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Animal navigation

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In studies of animal navigation, dead reckoning is more commonly (though not exclusively) known as path integration, and animals use it to estimate their current location based on the movements they made since their last known location. Animals such as ants, rodents, and geese have also been shown to continuously keep track of their locations relative to a starting point and return to it, an important skill to have for creatures that forage for food and then return to a fixed home.[1]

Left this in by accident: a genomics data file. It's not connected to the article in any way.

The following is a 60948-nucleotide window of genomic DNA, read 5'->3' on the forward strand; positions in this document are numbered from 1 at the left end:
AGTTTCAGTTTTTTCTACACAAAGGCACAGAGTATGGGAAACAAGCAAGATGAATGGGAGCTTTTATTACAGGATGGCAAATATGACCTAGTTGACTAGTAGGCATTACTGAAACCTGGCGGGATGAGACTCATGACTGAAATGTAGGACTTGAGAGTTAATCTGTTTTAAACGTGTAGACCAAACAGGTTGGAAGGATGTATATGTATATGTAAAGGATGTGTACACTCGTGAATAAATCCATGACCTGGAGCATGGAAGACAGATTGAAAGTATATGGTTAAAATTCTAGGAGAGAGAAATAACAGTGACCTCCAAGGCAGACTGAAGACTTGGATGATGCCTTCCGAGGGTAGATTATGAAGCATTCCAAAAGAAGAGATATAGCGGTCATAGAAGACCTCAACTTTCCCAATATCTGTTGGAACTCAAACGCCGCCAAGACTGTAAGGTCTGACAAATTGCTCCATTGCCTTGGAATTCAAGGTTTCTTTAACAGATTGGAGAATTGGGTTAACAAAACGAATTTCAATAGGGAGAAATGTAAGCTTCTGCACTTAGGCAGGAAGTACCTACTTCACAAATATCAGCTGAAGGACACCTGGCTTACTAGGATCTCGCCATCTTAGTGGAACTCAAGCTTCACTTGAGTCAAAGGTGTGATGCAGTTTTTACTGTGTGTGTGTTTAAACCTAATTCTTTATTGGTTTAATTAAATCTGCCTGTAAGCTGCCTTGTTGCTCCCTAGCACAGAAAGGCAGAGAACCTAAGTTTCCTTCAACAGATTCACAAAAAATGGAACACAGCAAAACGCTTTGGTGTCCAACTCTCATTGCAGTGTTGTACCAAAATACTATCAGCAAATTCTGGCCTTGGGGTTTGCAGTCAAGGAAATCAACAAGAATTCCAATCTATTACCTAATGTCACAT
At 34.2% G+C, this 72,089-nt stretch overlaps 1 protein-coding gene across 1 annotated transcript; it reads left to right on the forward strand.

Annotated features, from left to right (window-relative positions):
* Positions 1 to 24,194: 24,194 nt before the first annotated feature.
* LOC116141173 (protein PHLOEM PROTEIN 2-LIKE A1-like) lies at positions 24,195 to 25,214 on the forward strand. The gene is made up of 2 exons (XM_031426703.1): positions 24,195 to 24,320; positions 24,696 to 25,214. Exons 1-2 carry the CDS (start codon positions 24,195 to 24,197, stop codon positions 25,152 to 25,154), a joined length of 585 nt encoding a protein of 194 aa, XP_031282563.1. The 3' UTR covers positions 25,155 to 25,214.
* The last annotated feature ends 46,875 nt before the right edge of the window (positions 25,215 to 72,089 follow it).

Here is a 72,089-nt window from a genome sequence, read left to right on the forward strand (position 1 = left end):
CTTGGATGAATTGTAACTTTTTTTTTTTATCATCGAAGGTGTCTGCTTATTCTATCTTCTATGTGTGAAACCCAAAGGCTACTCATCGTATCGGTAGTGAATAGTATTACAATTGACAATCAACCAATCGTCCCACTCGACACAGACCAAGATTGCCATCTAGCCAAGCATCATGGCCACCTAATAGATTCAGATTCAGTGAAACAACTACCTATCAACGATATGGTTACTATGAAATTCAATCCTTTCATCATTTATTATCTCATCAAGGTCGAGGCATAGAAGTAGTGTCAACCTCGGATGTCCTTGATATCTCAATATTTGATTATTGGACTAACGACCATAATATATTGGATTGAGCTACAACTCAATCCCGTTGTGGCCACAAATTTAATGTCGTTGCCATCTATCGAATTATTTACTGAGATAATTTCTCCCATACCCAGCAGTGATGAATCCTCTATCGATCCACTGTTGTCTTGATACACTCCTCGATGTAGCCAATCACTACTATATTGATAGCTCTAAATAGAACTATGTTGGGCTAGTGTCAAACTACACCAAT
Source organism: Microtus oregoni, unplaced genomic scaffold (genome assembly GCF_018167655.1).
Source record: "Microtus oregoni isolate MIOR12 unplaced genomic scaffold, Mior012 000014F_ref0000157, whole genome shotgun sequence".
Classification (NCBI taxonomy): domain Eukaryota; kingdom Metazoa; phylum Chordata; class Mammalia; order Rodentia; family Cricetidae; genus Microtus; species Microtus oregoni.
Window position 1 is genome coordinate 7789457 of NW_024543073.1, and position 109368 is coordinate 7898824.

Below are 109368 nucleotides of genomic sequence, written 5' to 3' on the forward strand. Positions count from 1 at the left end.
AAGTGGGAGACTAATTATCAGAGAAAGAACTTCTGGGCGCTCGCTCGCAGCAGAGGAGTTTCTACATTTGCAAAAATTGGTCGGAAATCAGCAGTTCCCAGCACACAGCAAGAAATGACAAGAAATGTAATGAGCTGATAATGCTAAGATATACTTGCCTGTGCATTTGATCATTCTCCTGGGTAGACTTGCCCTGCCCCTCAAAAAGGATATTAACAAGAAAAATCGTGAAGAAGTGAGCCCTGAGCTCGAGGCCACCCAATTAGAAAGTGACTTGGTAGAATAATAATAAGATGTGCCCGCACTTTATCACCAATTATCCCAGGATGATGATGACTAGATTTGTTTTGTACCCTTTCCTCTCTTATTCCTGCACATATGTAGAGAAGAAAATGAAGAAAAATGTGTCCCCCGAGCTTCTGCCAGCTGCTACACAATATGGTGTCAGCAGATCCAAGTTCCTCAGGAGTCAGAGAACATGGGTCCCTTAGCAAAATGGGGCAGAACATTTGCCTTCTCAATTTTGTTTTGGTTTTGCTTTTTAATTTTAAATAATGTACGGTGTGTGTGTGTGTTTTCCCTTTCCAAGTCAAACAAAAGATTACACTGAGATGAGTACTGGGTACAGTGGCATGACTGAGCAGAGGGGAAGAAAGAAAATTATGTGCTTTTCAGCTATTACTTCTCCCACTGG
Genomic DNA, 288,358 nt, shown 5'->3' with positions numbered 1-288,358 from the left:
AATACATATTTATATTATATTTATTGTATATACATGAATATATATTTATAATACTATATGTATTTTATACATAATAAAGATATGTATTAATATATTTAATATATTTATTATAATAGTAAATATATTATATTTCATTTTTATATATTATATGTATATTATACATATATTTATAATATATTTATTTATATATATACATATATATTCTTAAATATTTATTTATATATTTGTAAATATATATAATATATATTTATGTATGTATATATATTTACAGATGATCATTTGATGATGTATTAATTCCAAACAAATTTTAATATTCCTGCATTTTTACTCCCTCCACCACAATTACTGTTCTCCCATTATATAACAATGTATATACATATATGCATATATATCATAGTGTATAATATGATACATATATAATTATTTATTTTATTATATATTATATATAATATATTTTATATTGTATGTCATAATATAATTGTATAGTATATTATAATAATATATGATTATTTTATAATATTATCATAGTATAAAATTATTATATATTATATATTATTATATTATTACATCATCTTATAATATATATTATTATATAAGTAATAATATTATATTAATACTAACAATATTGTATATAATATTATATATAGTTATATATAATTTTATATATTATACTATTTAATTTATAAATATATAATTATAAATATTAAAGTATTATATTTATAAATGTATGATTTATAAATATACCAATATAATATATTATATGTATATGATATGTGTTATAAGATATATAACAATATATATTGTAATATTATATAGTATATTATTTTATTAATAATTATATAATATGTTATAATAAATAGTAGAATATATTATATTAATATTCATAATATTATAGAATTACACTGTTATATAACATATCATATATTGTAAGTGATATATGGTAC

Migratory behavior (animal)Edit

Hoarding speciesEdit

Those animals displaying Animal hoarding behavior have the problem of navigating to their cache of food, often months later in entirely different environmental conditions. For example Clark's Nutcracker in the Yellowstone national park in the US which can lay down many caches of pinenut seeds in an area of 20km*20KM and then has to find them when the land is covered with deep snow in the winter.

See alsoEdit


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